During the month of May, Chevy High Performance was once again privileged to have had the opportunity to venture back to Australia to get another taste of the thriving drag racing scene in the southern hemisphere.
The first takeaway we had after attending a couple of major consecutive events was that the passion for the Chevrolet brand and its worldwide heritage expands well beyond the confines of North America.
While witnessing a 400 Thunder Drag Racing Series race presented at Sydney Dragway followed by an Aeroflow Outlaw Nitro Funny Cars event at Willowbank Raceway, it was apparent that the Chevrolet Bowtie brand runs deep and is thriving within Australia.
Circuits there feature a mixture of machines—to put it simply—very different from what’d you see in North America. While traditional model Camaros, Chevelles, and Corvettes are fairly common, they are well-complemented with a much wider variety of Holden machines (Chevrolet’s Australian brand), which together produce a very interesting mix for GM drag racing fans.
In Australian drag racing, you can witness both the very latest in imported drag racing technology as well as one-off local creativity. Quite possibly, there is nowhere else in the world where you can go to a drag racing event and experience so many different shapes and sizes of drag racing vehicles.
The innovation within this drag racing scene is striking. While the sanctioning bodies do follow very strict safety standards, the race cars themselves are often a different breed, falling outside of the somewhat “cookie cutter” drag racing rules that we often see in North America. Out of both necessity (due to geography) and homegrown history, it often seemed that almost every car on the premises had something unfamiliar and different about it. We admire and like that latitude the racers are given. Isn’t that what drag racing is supposed to be all about?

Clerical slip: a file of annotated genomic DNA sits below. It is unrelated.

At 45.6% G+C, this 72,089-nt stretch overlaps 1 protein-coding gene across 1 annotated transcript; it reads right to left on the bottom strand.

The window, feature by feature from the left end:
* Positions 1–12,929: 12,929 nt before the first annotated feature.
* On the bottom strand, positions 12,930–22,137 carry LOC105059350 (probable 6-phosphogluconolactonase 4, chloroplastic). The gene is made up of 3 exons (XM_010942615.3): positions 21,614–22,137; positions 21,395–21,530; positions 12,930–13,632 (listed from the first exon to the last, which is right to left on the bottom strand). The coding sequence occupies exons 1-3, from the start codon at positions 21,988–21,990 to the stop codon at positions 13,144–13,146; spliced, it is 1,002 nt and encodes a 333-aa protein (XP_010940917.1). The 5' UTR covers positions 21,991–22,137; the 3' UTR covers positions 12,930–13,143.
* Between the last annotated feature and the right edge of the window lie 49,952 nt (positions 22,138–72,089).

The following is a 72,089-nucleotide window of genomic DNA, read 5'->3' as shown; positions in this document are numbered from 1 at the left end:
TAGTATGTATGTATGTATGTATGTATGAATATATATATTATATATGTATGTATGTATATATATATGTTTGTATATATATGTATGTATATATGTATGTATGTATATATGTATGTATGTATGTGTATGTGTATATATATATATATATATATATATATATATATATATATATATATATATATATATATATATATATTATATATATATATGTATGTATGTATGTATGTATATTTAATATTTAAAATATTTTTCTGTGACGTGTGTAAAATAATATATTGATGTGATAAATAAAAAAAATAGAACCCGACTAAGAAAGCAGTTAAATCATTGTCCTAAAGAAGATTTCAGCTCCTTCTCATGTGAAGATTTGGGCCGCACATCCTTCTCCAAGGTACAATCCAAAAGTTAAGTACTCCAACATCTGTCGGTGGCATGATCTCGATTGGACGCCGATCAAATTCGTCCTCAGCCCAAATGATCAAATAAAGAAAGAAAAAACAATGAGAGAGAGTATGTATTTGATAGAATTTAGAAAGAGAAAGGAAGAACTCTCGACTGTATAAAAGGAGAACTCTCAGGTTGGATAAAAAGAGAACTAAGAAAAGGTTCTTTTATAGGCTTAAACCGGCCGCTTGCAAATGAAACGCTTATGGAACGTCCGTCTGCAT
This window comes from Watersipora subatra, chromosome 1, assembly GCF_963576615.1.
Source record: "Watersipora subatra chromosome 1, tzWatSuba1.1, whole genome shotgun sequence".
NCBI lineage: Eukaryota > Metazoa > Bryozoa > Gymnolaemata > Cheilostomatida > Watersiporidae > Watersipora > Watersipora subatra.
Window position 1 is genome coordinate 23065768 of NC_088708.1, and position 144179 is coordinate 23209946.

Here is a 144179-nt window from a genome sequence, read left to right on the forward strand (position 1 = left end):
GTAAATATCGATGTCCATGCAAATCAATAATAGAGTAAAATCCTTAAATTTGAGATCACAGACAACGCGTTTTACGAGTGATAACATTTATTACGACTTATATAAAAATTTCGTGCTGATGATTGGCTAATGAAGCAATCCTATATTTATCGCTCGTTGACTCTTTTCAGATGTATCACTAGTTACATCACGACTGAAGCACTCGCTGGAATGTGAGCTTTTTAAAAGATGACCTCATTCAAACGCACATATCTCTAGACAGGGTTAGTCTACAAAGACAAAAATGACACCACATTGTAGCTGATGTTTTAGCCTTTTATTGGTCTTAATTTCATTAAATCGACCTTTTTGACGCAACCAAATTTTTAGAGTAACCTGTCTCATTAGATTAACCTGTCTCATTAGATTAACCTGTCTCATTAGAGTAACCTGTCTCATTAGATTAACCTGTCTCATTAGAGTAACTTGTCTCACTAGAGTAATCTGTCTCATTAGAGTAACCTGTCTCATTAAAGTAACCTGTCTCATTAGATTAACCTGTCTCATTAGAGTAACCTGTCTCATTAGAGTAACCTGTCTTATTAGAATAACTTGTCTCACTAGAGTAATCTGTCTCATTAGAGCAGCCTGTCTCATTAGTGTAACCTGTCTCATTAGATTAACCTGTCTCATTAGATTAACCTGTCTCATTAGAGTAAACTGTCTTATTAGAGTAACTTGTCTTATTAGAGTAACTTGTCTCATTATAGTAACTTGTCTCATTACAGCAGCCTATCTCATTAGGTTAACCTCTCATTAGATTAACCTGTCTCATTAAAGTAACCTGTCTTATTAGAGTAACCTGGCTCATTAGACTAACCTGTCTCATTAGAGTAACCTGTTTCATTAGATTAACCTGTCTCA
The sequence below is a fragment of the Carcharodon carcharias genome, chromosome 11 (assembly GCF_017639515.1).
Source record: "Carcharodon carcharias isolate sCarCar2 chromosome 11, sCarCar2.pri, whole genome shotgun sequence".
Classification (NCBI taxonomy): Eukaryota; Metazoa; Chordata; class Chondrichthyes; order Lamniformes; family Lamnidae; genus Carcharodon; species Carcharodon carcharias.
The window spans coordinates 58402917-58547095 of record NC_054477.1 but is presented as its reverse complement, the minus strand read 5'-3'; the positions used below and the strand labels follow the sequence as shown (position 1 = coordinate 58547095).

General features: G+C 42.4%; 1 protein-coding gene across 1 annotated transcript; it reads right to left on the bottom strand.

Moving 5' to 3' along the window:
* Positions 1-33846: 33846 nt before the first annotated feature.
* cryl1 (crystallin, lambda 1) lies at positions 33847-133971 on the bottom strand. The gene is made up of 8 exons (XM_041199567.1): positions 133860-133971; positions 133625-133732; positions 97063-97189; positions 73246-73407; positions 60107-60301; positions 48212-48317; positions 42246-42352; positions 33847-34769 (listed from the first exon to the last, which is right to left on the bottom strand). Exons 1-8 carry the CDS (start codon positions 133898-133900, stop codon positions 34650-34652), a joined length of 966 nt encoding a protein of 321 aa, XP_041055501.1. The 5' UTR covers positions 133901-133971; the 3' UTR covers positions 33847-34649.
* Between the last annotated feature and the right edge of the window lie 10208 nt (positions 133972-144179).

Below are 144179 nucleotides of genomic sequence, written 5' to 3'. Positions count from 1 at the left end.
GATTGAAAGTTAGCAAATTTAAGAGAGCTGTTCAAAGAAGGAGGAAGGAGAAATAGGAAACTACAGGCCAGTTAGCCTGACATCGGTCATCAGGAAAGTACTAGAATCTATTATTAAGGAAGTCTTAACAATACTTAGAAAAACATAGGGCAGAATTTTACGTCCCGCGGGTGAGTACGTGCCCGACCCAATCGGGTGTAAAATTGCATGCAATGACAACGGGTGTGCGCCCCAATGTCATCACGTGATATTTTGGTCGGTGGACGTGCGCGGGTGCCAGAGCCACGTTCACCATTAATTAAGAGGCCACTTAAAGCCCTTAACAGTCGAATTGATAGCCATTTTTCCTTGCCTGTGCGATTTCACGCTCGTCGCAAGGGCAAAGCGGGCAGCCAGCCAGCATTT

Where else can you see a Holden with a supercharged inline six-cylinder engine or a Holden-bodied Pro Stocker?
Australia’s Pro Slammer category (also known as Top Doorslammer), which is equivalent to Pro Mod in North America, was of particular interest. That class has a very different feel to it, with a wide variety of bodies being used in competition. Think back to the days when the Pro Mod class first came to be in the late 1980s and early 1990s. That mindset and flexibility is seemingly thriving Down Under, and as a result its fan popularity speaks for itself.
Our visit to Willowbank (near Brisbane, Queensland, on the eastern coast) allowed us a chance to witness a very impressive independent circuit, too: the Aeroflow Outlaw Nitro Funny Cars, which was founded by Australian drag racing legend Graeme Cowin. Talk about knowing your product. This group really does do it right. Their focus includes the development of very “user friendly” guidelines. Not only do their tune-ups (which differ from what is allowed in USA) make their competitors run very fast (we saw a world record 5.37 at 270+ mph run), the circuit prides itself on minimal breakage. That formula for success has some ingredients that would benefit by being imported and incorporated within the nostalgia nitro Funny Car scene here at home.
So, if you are into something a bit different, check out our Australian drag racing photo gallery below. CHP
Photography by Bruce Biegler